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See BLT.

LOADLIN: LOADLIN is a bootloader and the safest way to boot Linux from your hard disk (why?), if you have a bootable DOS-partition besides Linux on your machine.

See also:

LOADLIN does not need to be installed, it is usable as is. The kernel images can reside on any DOS accessable medium (even a network drive). Thus, LOADLIN an exellent tool if you need to boot Linux after a filesystem restore from backup medium -- you must run LILO after this, but you can't if you haven't booted into Linux yet.


Configuring a Device that Requires a Dos Program

If you have a hardware device (sound card, modem, whatever) that uses a dos program to configure it, loadlin is your friend. You can boot up in dos, run that program, then run loadlin to start Linux without rebooting.

From the BootPrompt-HOWTO:

A common example is `SoundBlaster Compatible' sound cards that require the DOS driver to set a few proprietary registers to put the card into a SB compatible mode. Booting DOS with the supplied driver, and then loading Linux from the DOS prompt with LOADLIN.EXE avoids the reset of the card that happens if one rebooted instead. Thus the card is left in a SB compatible mode and hence is useable under Linux.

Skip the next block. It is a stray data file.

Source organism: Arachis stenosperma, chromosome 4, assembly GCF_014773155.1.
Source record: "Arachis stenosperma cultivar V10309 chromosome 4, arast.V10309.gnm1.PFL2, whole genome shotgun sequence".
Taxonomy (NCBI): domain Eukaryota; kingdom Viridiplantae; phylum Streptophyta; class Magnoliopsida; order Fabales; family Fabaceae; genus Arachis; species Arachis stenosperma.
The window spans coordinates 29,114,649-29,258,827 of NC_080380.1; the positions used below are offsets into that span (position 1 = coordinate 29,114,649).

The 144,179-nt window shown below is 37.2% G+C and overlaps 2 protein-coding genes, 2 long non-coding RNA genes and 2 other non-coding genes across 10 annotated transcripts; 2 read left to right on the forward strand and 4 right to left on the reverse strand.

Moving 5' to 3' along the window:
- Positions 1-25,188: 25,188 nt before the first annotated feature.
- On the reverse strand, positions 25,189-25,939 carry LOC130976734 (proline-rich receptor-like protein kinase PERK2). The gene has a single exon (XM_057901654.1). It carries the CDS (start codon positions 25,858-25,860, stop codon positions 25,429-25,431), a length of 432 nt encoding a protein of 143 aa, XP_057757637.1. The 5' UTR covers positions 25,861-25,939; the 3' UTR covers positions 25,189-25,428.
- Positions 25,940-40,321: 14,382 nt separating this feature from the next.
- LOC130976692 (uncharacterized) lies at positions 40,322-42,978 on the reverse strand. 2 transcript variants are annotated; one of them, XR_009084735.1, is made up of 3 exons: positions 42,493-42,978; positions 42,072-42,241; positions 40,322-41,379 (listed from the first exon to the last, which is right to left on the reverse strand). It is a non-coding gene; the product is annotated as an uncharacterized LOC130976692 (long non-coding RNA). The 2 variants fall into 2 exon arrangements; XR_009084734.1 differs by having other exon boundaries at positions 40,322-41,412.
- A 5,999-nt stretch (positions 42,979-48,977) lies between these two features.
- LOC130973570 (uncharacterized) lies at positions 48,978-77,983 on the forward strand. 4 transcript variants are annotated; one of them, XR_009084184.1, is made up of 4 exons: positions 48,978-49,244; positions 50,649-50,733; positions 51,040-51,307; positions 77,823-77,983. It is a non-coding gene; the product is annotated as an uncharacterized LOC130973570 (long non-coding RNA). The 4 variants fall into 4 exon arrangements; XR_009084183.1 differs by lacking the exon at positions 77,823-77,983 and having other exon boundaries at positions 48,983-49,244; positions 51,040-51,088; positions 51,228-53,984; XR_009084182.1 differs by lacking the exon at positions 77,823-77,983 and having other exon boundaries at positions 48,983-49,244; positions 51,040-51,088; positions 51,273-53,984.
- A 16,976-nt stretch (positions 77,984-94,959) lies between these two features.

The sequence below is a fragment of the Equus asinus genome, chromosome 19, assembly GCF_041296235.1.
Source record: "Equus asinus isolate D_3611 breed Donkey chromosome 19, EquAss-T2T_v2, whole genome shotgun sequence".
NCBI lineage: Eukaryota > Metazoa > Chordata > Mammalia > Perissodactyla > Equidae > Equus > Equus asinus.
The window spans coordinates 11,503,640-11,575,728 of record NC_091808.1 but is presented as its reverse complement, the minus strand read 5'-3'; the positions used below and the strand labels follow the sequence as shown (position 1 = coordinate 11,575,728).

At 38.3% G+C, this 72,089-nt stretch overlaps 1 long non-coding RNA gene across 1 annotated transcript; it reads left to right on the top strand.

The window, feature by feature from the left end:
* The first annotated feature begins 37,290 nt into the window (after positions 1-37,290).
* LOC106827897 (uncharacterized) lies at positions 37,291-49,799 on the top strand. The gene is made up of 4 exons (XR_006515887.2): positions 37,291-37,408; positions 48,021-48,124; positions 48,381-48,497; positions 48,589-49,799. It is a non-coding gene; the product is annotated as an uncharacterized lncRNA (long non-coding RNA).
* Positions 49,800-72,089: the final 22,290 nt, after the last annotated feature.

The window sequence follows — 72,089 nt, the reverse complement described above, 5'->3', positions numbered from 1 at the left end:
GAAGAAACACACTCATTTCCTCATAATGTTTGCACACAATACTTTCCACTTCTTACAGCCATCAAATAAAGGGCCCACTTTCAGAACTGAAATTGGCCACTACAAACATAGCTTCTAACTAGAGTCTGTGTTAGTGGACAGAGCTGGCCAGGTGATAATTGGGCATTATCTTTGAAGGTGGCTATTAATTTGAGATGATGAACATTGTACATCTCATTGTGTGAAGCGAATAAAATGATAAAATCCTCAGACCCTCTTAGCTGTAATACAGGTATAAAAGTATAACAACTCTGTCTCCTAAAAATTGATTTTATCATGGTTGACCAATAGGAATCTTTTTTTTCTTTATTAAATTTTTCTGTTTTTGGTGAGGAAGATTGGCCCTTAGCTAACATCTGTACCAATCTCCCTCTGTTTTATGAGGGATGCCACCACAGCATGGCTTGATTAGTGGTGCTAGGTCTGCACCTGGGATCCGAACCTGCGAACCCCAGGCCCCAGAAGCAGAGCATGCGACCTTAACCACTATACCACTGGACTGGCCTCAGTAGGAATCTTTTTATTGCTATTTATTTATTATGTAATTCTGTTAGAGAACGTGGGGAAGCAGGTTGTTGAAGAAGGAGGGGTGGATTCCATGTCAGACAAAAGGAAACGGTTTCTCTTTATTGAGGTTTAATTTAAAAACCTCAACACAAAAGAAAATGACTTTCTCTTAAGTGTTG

• JosephKmiec - 19 Jan 2002
  • RandyKramer - 07 Mar 2003
  • <If you edit this page, add your name here, move this to the next line>
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Topic revision: r7 - 2003-09-07 - AnitaLewis
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